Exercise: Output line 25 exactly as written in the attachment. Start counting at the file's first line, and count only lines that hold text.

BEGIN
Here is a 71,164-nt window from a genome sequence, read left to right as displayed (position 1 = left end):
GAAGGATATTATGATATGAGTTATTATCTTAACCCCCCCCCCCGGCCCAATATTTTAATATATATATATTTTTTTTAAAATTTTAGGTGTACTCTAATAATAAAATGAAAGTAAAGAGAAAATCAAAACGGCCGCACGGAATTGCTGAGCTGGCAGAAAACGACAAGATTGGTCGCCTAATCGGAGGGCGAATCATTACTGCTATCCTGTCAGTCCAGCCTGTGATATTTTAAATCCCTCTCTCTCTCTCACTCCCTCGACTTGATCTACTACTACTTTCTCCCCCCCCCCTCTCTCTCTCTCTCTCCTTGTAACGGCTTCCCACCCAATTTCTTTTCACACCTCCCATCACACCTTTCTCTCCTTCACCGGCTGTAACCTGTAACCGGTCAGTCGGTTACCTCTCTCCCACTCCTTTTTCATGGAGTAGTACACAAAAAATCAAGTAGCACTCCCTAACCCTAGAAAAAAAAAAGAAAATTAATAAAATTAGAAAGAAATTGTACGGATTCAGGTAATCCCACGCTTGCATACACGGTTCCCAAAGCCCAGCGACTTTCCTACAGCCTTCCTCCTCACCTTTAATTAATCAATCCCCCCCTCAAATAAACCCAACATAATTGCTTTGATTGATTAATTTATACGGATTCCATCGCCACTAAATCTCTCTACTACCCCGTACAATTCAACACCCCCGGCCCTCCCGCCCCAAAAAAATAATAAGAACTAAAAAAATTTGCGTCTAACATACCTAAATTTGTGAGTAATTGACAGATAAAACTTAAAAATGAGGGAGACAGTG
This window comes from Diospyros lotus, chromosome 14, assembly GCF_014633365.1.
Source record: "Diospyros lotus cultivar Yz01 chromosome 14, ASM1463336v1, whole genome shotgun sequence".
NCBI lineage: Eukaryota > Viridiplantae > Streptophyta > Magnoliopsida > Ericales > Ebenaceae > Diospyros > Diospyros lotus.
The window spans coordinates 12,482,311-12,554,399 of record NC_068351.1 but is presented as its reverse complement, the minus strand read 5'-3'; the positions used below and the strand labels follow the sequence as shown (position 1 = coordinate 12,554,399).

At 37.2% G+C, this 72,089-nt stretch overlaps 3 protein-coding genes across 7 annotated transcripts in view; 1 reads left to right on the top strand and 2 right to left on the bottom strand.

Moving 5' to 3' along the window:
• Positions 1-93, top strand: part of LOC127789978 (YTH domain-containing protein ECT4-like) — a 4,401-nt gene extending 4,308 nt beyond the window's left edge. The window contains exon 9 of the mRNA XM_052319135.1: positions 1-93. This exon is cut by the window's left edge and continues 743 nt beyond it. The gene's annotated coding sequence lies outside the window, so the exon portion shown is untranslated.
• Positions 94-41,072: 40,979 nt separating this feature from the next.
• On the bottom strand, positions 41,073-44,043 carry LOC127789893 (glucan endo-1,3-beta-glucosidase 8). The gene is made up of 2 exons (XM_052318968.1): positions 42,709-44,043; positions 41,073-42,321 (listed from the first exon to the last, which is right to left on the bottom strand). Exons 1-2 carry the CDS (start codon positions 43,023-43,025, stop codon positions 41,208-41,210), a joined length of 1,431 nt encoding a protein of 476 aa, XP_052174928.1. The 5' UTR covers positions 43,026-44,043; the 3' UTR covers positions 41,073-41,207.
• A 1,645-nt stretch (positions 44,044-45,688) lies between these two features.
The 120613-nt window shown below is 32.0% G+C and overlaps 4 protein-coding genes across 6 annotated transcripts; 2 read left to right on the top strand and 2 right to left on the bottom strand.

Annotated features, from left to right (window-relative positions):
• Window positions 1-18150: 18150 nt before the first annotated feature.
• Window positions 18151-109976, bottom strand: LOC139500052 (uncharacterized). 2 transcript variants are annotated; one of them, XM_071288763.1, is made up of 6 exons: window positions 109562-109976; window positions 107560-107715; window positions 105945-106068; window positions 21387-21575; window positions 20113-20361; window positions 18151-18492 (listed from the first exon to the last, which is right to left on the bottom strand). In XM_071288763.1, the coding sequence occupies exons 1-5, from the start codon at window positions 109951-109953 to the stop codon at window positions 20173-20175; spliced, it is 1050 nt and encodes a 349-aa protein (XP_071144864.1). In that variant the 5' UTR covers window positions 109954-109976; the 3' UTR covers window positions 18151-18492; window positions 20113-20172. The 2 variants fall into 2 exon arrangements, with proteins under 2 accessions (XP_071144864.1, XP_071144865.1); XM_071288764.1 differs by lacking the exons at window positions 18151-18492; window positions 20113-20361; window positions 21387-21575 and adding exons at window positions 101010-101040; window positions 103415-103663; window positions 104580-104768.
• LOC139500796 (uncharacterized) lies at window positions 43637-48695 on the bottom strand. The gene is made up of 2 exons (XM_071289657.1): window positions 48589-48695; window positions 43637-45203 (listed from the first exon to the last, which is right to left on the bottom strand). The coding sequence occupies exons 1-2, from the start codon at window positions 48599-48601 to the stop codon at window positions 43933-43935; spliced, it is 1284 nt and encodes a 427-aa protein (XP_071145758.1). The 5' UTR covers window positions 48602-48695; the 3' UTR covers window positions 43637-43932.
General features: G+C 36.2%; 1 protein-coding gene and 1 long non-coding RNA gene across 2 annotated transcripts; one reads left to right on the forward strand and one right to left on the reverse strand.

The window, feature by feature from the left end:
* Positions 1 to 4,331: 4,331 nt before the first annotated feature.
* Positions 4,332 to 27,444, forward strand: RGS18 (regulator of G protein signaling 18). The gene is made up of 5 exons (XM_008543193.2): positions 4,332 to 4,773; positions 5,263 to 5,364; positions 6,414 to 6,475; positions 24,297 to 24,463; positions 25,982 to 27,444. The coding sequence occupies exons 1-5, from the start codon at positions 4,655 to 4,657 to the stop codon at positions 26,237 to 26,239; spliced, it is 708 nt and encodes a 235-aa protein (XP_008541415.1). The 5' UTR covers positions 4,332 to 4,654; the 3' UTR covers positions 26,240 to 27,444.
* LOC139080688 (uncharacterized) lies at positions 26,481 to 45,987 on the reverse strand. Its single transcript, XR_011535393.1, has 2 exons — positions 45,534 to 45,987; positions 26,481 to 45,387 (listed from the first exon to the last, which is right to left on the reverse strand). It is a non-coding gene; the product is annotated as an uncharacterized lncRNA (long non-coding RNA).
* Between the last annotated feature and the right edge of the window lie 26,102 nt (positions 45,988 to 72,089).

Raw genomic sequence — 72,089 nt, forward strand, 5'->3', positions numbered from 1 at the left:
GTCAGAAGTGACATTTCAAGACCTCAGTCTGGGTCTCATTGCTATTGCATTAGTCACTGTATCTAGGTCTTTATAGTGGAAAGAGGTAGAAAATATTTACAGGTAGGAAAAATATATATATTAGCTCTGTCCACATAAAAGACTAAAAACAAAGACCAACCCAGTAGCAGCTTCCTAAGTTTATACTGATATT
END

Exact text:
GTCAGAAGTGACATTTCAAGACCTCAGTCTGGGTCTCATTGCTATTGCATTAGTCACTGTATCTAGGTCTTTATAGTGGAAAGAGGTAGAAAATATTTACAGGTAGGAAAAATATATATATTAGCTCTGTCCACATAAAAGACTAAAAACAAAGACCAACCCAGTAGCAGCTTCCTAAGTTTATACTGATATT